Answer: I don’t know. I can’t conceive a world without any objective moral standards. I think the question is ill-conceived as we both live in the same world, with near parity of moral intuitions, and both are trying to find the best explanation for our observations.
    2) How would you know that your interpretation of what was morally correct is in fact correct?
    Answer: The answer is obviously irrelevant to the discussion as this is a epistemological consideration. But to answer – on the Divine Command ethical theory that I think most likely it would be from part conscience, part logic, and part revelation.

  13. Jonathan says:

    Well Andrew, not trying to gang up on you.

    Yes, we are on different wavelengths. That has been agreed upon before you even stated it. The way we have tried to point it out is to question whether subjective morality can actually be called morality. Obviously Stuart and I hold that morality requires there to be a real right and a wrong. Moral improvement is when a personal morality becomes more in line with the objective morality. Moral decay is when one moves away from the objective morality. Such concepts lose their meaning without an objective morality. Subjective morality can wander around, but it cannot get better or worse. It can get more undesirable or more desirable, but there is nothing that can objectively impart improvement or decay.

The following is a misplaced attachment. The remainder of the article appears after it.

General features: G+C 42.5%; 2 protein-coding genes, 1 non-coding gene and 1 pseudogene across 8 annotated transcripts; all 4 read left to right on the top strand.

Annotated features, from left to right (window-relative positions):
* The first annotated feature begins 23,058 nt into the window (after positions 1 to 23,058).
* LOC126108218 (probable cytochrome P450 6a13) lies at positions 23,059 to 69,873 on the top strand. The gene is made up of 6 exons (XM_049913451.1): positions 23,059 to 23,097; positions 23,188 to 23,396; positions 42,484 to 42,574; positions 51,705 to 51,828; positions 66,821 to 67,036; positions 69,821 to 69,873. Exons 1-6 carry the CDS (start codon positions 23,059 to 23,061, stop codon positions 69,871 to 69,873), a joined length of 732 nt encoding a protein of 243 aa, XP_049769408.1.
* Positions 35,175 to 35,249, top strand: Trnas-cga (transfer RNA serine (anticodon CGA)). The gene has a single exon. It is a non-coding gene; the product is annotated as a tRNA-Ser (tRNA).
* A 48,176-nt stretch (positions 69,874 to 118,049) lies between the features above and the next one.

Stuart is spot-on and I was going to point out the same. Objective morality does not have the requirement that people actually follow it. People can be wrong. And they can only be wrong under objective morality, not under subjective morality. That there are people following a variety of moral standards is no evidence for subjective morality.

    I will care to give you my answer to your questions from (58) as well:
    1) I do not think the world would exist without objective morality. But this statement rests on far, far more evidence than what we have discussed here, so it probably will be rejected by you.
    2) One could only know if their moral standard is correct by revelation or imputation from the source of objective morality.

    If you actually are interested in the nature of an investigation to whether something outside of naturalism exists, I would suggest the following for your consideration: